Having an executive allegedly bite someone’s nose might be the least of Beyond Meat’s problems. Investors have taken a big chomp out of Beyond Meat’s stock price as fears grow that the popularity of plant-based food may have reached a peak.
Shares of Beyond Meat
(BYND) were around $16 Wednesday. That’s down more than 75% this year, near an all-time low, and well below its peak price of near $235 in 2019 shortly after the company went public.
So is the plant-based food craze a fad that’s already over? Not exactly. Companies like Beyond Meat, rival Impossible and plant-based milk producer Oatly are still doing big deals with supermarket chains and restaurants to get their products on store shelves and menus.
Beyond Meat recently announced a recent partnership with Taco Bell. The Yum!
(YUM) Brands-owned Mexican fast food chain will be selling quesadillas featuring Beyond’s plant-based carne asada steak.
But in the company’s most recent earnings call, Beyond Meat CEO Ethan Brown conceded that the company (and the industry) faces challenges.
“We went from a pandemic into record inflation,” Brown said. “And for a sector that’s still gathering its feet and is still in sort of the first set of downs, that’s a very difficult set of conditions to navigate.”
Brown conceded that “progress for us and for the sector is taking longer than expected.” Making matters more difficult for the company – Beyond Meat’s products tend to cost more at the grocery store than real, animal-based meat.
That’s why Brown said inflation will add more “pressure on consumer spending and specifically how this impacts higher-cost proteins and foods.” As such, he’s expecting “a delay in post-Covid resumption of growth.”
Oatly, which went public at a price of $17 in the summer of $21 and quickly surged to a peak of nearly $30, is also struggling as inflation concerns and supply chain woes present big problems. Shares have plummeted 66% this year and now trade below $3.
“We see tremendous challenges for retailers here to just navigate around this unprecedented change that is happening and also the consumers who are really monitoring their household budget,” said Oatly CEO Toni Petersson on the company’s latest earnings conference call last month.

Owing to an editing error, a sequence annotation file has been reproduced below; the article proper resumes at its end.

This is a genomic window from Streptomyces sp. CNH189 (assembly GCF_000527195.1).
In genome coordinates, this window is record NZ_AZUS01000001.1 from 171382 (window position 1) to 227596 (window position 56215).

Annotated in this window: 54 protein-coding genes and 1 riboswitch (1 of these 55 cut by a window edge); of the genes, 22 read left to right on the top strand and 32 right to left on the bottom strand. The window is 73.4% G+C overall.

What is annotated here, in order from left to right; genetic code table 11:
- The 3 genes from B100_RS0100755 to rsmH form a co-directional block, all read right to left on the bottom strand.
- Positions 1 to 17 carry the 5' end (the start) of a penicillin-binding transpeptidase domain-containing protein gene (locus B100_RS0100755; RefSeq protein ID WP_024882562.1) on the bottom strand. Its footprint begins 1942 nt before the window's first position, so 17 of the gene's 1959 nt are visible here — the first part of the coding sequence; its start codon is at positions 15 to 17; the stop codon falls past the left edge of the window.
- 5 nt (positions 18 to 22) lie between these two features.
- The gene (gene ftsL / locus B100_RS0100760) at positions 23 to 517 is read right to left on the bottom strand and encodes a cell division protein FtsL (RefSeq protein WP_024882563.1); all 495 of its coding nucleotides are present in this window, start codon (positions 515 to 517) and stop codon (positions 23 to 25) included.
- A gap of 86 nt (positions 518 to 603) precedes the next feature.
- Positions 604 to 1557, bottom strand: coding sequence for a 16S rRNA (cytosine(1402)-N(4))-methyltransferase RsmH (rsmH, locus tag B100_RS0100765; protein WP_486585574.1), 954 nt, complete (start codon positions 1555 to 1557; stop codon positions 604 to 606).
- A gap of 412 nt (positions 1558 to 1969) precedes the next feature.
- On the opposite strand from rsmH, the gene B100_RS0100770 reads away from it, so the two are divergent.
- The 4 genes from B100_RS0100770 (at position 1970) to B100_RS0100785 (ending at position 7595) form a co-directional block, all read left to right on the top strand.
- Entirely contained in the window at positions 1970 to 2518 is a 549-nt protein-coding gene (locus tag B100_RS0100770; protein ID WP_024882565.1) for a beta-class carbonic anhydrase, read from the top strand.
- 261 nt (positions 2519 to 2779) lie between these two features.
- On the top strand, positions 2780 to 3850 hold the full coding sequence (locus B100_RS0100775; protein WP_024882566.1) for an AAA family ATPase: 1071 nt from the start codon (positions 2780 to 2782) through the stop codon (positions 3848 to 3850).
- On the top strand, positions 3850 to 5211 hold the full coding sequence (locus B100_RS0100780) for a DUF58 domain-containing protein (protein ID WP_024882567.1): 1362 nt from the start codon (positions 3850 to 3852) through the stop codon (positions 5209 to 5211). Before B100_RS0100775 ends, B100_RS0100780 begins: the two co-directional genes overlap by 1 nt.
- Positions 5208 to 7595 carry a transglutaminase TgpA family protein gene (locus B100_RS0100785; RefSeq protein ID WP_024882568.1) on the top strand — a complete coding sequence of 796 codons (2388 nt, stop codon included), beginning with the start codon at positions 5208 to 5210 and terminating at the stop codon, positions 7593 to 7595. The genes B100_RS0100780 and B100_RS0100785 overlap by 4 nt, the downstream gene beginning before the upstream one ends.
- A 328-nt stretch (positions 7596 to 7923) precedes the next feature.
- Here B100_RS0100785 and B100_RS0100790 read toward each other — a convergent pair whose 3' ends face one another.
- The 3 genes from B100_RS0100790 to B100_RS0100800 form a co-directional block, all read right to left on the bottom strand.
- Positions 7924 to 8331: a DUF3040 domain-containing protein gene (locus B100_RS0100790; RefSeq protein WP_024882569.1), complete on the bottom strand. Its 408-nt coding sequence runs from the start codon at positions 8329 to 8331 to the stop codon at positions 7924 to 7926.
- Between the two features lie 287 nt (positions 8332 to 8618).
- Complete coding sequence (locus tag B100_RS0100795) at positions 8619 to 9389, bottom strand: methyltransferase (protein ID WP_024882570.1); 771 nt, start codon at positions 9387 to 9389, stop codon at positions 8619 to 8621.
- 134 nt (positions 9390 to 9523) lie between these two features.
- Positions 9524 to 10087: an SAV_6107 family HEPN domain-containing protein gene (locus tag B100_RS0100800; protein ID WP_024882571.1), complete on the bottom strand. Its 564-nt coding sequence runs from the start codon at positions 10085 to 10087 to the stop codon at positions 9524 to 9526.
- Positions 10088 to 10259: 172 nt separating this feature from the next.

These economic headwinds are likely to prompt Impossible Foods, which had been expected to go public sometime this year, to delay an initial public offering. Impossible was valued at $7 billion based on its most recent round of fundraising late last year. That was before the market imploded.
Of course, Beyond Meat and Impossible also face the challenge of competing with established food giants such as Kellogg
(CAG) and Campbell Soup
(CPB), which have also entered the plant-based market.
Companies in the plant-based food world face another more daunting challenge besides broader economic woes and new rivals: It may be tougher to convince consumers to switch to plant-based burgers or milk.
“After years of growth, plant-based meat sales in the United States are stagnating,” said consulting firm Deloitte in a recent report. “The addressable market may be more limited than many thought.”
Deloitte suggested that “the portion of the US population open to trying and repeat buying” plant-based proteins “may already have reached a saturation point.”
Plant-based companies may also face the problem of being viewed as “woke” in a highly polarized America.
Deloitte said in its report that customers who are not buying (or even trying) plant-based foods “may not be easily reachable, partly due to cultural resistance.”
Take, for example, the social media outcry last month when Cracker Barrel
(CBRL) announced it was adding Impossible’s sausage to its breakfast menu.
So there is nothing fake about Wall Street’s concerns regarding the big drop in demand for “fake” meat and milk.